A simple epidemiological framework for the analysis of the transmission dynamics of hospital outbreaks of epidemic methicillin-resistant Staphylococcus aureus (EMRSA) and vancomycin-resistant enterococci (VRE) in hospitals in England and Wales is presented. Epidemic strains EMRSA-15 and EMRSA-16 are becoming endemic in hospitals in the United Kingdom, and theory predicts that EMRSA-15 and EMRSA-16 will reach respective endemic levels of 158 (95% confidence interval [CI], 143-173) and 116 (95% CI, 109-123) affected hospitals with stochastic fluctuations of up to 30 hospitals in each case. An epidemic of VRE is still at an early stage, and the incidence of hospitals newly affected by VRE is growing exponentially at a rate r=0.51/year (95% CI, 0.48-0.54). The likely impact of introducing surveillance policies if action is taken sufficiently early is estimated. Finally, the role of heterogeneity in hospital size is considered: "Super-spreader hospitals" may increase transmission by 40%-132% above the expected mean. (+info)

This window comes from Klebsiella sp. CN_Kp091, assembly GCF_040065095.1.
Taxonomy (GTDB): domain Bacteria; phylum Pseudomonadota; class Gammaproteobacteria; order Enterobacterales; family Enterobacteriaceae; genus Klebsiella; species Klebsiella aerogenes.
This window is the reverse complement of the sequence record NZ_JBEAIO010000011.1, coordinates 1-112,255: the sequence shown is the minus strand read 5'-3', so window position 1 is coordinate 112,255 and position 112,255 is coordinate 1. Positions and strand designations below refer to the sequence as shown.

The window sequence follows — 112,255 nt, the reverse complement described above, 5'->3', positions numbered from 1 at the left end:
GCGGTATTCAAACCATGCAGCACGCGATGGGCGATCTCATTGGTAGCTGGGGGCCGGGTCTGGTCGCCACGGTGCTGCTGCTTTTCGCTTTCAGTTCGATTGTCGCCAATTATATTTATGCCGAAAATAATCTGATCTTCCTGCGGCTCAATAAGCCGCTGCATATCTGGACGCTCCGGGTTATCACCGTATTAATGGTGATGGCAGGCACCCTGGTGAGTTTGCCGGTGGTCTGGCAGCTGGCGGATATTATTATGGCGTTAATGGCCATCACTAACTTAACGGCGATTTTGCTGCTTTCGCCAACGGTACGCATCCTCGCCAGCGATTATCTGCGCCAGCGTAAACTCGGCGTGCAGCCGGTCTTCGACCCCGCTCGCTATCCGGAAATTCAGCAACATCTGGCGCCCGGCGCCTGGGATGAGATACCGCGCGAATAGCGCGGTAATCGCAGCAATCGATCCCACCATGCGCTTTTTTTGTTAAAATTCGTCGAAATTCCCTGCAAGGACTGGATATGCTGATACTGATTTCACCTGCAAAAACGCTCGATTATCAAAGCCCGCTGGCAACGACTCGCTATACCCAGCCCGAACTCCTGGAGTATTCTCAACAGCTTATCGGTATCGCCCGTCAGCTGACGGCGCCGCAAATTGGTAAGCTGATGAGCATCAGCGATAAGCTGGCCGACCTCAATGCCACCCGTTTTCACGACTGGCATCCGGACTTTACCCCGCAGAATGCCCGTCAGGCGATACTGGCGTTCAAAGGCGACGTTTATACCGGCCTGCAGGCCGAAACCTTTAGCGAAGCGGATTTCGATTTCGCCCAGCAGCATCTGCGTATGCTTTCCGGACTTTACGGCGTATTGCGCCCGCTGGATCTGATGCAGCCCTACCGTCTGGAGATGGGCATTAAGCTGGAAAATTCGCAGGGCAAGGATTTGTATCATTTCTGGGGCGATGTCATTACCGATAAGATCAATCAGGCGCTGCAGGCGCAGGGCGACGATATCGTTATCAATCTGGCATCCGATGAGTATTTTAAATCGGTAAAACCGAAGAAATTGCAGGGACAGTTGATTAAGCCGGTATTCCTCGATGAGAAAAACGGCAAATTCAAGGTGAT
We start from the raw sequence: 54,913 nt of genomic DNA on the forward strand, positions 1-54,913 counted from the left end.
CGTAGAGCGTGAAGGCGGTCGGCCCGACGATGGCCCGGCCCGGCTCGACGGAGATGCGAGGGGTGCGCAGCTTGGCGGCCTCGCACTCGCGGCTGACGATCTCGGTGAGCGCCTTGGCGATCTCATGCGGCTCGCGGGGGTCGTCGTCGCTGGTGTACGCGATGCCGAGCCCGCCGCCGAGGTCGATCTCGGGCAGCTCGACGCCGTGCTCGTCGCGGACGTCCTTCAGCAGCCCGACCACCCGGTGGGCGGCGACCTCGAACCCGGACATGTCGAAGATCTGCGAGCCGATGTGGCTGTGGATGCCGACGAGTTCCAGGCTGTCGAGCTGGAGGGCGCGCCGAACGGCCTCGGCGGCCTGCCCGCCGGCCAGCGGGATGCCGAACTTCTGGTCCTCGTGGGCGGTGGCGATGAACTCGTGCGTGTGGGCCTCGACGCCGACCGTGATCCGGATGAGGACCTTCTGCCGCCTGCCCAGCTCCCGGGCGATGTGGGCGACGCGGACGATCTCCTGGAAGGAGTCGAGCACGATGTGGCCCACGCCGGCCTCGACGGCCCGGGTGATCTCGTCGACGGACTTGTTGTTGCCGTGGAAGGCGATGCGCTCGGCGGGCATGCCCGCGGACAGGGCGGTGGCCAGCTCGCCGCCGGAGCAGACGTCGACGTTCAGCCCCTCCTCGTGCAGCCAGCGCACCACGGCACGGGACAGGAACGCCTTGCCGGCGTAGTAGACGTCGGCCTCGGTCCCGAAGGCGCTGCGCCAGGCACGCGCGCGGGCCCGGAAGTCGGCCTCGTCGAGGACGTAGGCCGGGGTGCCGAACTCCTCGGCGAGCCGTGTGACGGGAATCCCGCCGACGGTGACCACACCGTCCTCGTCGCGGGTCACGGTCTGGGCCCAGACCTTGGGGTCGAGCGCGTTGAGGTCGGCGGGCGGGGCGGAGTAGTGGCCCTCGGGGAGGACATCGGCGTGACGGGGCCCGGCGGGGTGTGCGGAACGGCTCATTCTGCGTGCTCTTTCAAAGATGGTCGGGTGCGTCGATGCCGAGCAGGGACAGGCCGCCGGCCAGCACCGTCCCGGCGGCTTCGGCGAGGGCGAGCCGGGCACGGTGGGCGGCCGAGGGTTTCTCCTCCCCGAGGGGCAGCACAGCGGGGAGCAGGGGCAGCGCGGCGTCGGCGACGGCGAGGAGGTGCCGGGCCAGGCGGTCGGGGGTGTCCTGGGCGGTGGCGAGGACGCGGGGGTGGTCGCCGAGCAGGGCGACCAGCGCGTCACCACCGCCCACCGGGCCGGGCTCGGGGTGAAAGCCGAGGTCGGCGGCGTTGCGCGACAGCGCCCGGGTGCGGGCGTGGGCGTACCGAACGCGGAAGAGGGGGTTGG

(5/2280) Phylogenetic analysis of mitochondrial DNA in type 2 diabetes: maternal history and ancient population expansion.